Today I prepared week 3.  I watched the Continental video to get in the mood. I also watched John Stepper’s TedX talk and read the introductory documents to #wol circles. 

I am ready for what’s coming in week 3. Bring it on!!

My first week in #CL2025

In the first week of the MOOC Corporate Learning 2025 #cl2025 I was able to gather quite a few experiences. I have also read what many people have posted in the blogs, especially about the Infrastructure of this MOOC (or the lack of it, or its complexity, lack of efficiency…)

I have a different opinion than most of what I have read so far. The sprawl, the confusion, the diversity and multiplication of the data, streams and information are exactly what our era is about. For this reason, information literacy, cognitive load management skills or computational thinking are so important to us and to the upcoming generations to be successful in the new order of things.

Until now, the job of the L & D function was to bundle, structure and even simplify the existing information streams, and then pass them on to the learner as a “training / module /  case”.

Today, information flows so quickly and from so many different corners that it makes no sense to manage and structure them. They are already “out-of-date” before we are done designing and delivering. In order to develop the above-mentioned competencies, we should help people learn: 1) how to tap these streams exactly at the moment they need the input (eg follow a hashtag in Twitter, peak into the relevant company internal Yammer group), 2) how to extract something useful and learnable from this huge quantity of information.

And I was able to practice  exactly these 2 skills this week, in an intense and steep learning curve. I have made 5 registrations on 5 different sites, have downloaded too many apps and deleted them again, posted wrongly and then correctly on, published a couple of successful tweets … all this in 3 days, with zero risk. Sounds like a practice lab …

My conclusion: I am very grateful for the fact that I was able to practice these skills on my own, without manual or structure. I collected valuable insights that I won’t forget any time soon.

I am glad I invested this time upfront and am ready to accelerate and deepen my learning in week 2 with Merck.

Corporate Learning community on Youtube:


Overcoming learning challenges

This is a short essay I wrote as an assignment for the MOOC “Learning how to learn” on Coursera. (Edited for clarity outside of the course content).

I am in my early forties and have been learning my entire life. Typically I explore topics that interest me by googling them or reading big picture articles. Then I decide to dig in when the topic leaves me hungry for more. I have been fairly successful learning things I need and want for my job until now.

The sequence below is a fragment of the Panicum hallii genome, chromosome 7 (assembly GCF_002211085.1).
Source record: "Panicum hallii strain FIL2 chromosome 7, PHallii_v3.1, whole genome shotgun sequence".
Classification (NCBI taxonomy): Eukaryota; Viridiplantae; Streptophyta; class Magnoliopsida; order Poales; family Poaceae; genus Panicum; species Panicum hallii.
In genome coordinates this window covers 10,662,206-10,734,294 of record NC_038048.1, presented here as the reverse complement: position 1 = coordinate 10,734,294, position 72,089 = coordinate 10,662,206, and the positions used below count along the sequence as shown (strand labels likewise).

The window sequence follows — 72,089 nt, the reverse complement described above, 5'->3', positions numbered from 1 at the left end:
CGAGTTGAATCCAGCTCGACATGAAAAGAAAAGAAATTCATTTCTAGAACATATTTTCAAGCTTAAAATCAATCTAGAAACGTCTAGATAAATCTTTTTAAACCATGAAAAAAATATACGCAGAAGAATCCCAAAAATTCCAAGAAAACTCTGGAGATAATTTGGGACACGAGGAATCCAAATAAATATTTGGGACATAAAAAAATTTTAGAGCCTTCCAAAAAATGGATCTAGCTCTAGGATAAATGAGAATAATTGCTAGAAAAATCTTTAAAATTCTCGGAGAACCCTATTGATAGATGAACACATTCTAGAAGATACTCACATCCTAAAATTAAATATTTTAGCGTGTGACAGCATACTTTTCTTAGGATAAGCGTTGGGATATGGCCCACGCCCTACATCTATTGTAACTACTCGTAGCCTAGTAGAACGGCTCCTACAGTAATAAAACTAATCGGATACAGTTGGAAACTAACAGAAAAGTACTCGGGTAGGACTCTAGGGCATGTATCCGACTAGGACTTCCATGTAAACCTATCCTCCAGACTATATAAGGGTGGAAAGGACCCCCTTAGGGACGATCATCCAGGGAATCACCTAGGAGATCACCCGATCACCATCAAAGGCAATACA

Having moved from the construction industry to the banking sector I want to gain a basic understanding of financial activities. I have been successful getting to grip with financing and credit so far. My next step is to focus on investment management.

I have tried three different ways of learning about investment management so far. Registering to a newsletter for people interested in managing their investment better: it is ok but doesn’t give the explanations I need. I have attended an internal investment class, it required some basic knowkedge I don’t have. I started a mooc on Coursera but dropped out in week two because I couldn’t follow anymore. 
All in all these 3 trials made me feel under pressure because I obviously miss some basics. I am frustrated because I don’t know where to start.

In the MOOC “Learning how to learn” I discovered methods that resonate with me. This in turn reminded me of other methods I have used successfully in the past. 

Diffuse mode: I can relate to this mode and could use it to sort out the big picture of what I want to learn. I think I imagined I could dig straight into focused mode not realising the topic of investment management was newer than it looked like.

Chunking: I haven’t quite understood how to apply it to my issue but I have this gut feeling that I should give it a try…

Grit, the power of passion and perseverance, A. Duckworth. This book is my inspiration to stick to it and give myself the time AND drive to learn anything I want.

Mindmaps: Reflecting on what works best for learning reminded me that I am very keen on visualising the connections between the chunks I am learning. So I will definitely have mindmaps in my learning mix. 
What’s next?

I have decided to use the diffuse mode while googling investment and related terms. I will visualise my big picture in a mind map and keep populating it until I find an area that triggers my curiosity more than the others. That sounds like a good strategy for my “investment management” learning challenge. 

How I will stick to it?

Well if learning and development (aka me) is going to sit at the business table, the last thing I want is not being able to distinguish important from bagatelle comments. So “serving my customers” by speaking their language is what motivates me and always will!

How do you tackle your learning challenges? Any tips you’d like to share with me?